History of Willaston Club

 Willaston Working Men's Club & Institute officially came into being on 12th September 1919 when the club was registered under the Friendly Societies Act. There were three trustees and the registered office was in Eastern Road. However it is believed that there was a forerunner to this organisation where socialising and meetings took place in Mrs Cooke's rooms in the Circle off Eastern Road. Towards the end of 1920, a deal was finalised to purchase some spare land in Wistaston Road, almost opposite The Lamb Hotel. The 1.378 acres of land was sold by Sir Henry Delves Broughton and was purchased in the name of the three trustees, Frank Paynter, Walter Topham and Arthur George Allman. 

At about the same time, two large wooden army huts were acquired and two clubhouses erected. One containing the bar and games/ function room and a separate clubhouse for bowls fronting a bowling green. This was the basis of the club for some 50 years and during that time it was a thriving club with many well-supported activities. These included bowling teams in both South Cheshire and Club Union leagues, as well as billiards, darts, dominoes and cribbage in local leagues. There was also a well-supported fishing section - many older members will remember prize fish in glass cases adorning the Club walls. Towards the end of the 1960s, it was clear that refurbishment and enhancements were needed for the clubhouse. This commenced with a new brick-built concert room and over the next 20 years or so added a games room, new laouge/bar, kitchen, committee room etc. culminating in what we have today. This refurbishment resulted in the removal of the bowling green and its clubhouse with the subsequent disbandment of the bowling section.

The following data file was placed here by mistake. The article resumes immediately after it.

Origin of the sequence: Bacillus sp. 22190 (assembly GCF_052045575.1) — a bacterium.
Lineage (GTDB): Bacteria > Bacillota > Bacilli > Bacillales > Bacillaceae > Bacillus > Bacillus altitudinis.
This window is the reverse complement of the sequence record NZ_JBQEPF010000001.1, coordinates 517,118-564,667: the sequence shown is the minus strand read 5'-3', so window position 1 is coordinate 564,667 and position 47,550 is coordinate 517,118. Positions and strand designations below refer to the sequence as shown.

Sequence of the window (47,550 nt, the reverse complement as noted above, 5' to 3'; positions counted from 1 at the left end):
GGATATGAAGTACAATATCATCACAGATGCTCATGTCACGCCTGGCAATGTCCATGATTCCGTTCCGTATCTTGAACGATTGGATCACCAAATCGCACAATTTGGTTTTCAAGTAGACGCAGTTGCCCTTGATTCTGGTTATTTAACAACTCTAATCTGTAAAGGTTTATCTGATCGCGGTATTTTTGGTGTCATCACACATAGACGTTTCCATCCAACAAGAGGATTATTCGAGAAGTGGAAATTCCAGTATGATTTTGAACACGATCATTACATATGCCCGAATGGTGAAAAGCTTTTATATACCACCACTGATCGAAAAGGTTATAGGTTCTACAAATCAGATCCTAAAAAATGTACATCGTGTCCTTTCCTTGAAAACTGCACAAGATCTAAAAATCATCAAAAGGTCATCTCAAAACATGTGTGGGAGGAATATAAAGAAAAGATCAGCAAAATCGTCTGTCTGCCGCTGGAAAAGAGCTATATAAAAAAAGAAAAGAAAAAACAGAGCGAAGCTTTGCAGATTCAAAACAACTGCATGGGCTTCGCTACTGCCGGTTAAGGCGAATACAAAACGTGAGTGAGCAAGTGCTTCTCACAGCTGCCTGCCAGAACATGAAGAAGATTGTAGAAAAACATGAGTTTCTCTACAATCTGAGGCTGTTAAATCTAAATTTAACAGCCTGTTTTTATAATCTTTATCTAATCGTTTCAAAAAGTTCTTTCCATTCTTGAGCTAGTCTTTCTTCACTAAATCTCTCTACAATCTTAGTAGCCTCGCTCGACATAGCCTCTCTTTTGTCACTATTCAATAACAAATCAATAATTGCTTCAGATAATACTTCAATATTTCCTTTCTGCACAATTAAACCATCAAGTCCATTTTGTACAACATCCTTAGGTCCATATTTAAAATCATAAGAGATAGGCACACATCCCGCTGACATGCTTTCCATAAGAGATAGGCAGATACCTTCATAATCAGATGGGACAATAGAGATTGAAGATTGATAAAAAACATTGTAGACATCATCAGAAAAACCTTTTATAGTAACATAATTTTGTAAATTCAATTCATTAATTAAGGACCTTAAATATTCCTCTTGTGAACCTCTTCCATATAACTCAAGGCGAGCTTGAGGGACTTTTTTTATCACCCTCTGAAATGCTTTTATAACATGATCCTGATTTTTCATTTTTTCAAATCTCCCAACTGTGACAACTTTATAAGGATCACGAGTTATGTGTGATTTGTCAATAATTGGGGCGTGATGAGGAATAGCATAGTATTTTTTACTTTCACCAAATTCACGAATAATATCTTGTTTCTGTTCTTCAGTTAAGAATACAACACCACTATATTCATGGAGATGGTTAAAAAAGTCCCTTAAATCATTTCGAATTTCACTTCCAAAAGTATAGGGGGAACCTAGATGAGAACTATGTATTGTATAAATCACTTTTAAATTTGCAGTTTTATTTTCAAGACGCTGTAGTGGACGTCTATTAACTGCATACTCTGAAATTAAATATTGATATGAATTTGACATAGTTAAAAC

In its original form, the Club was very much aimed at providing recreation and social activities for the working man. Women were not permitted in the bar area or allowed to play games and children were not permitted anywhere in the clubhouse. With the enhanced clubhouse and facilities the Club became more family orientated and in 1974 the name of the Club was changed to Willaston Social Club. With its function / concert room, it has served the village well. It has been put to use over the years as a meeting place for many local organisations, including the Willaston Women's Institute, Willaston British Legion etc. and has also hosted many private functions such as Christenings, wedding receptions, funeral wakes and birthday parties as well as regular Christmas party for the village children.

Extract from “Willaston: A South Cheshire Village History” Written by Willaston History Group and available for sale at £11.95 in the village.